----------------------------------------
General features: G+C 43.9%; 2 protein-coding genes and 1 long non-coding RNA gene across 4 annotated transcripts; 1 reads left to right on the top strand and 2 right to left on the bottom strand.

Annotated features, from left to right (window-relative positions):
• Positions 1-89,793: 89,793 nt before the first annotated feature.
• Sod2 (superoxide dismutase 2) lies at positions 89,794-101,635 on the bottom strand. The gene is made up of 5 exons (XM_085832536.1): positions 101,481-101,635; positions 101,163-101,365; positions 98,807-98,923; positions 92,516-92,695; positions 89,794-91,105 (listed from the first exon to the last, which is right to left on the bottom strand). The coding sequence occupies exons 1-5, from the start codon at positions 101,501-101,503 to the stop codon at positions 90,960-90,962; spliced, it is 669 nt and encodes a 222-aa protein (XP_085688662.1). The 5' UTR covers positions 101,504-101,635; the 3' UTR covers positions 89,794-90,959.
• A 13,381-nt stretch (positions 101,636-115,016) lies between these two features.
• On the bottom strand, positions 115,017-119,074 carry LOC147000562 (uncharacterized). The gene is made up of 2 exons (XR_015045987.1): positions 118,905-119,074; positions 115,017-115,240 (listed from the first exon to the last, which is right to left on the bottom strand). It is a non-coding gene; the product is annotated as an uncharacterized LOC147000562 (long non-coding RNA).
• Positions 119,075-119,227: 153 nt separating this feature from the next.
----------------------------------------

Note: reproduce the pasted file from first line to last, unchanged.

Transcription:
General features: G+C 43.9%; 2 protein-coding genes and 1 long non-coding RNA gene across 4 annotated transcripts; 1 reads left to right on the top strand and 2 right to left on the bottom strand.

Annotated features, from left to right (window-relative positions):
• Positions 1-89,793: 89,793 nt before the first annotated feature.
• Sod2 (superoxide dismutase 2) lies at positions 89,794-101,635 on the bottom strand. The gene is made up of 5 exons (XM_085832536.1): positions 101,481-101,635; positions 101,163-101,365; positions 98,807-98,923; positions 92,516-92,695; positions 89,794-91,105 (listed from the first exon to the last, which is right to left on the bottom strand). The coding sequence occupies exons 1-5, from the start codon at positions 101,501-101,503 to the stop codon at positions 90,960-90,962; spliced, it is 669 nt and encodes a 222-aa protein (XP_085688662.1). The 5' UTR covers positions 101,504-101,635; the 3' UTR covers positions 89,794-90,959.
• A 13,381-nt stretch (positions 101,636-115,016) lies between these two features.
• On the bottom strand, positions 115,017-119,074 carry LOC147000562 (uncharacterized). The gene is made up of 2 exons (XR_015045987.1): positions 118,905-119,074; positions 115,017-115,240 (listed from the first exon to the last, which is right to left on the bottom strand). It is a non-coding gene; the product is annotated as an uncharacterized LOC147000562 (long non-coding RNA).
• Positions 119,075-119,227: 153 nt separating this feature from the next.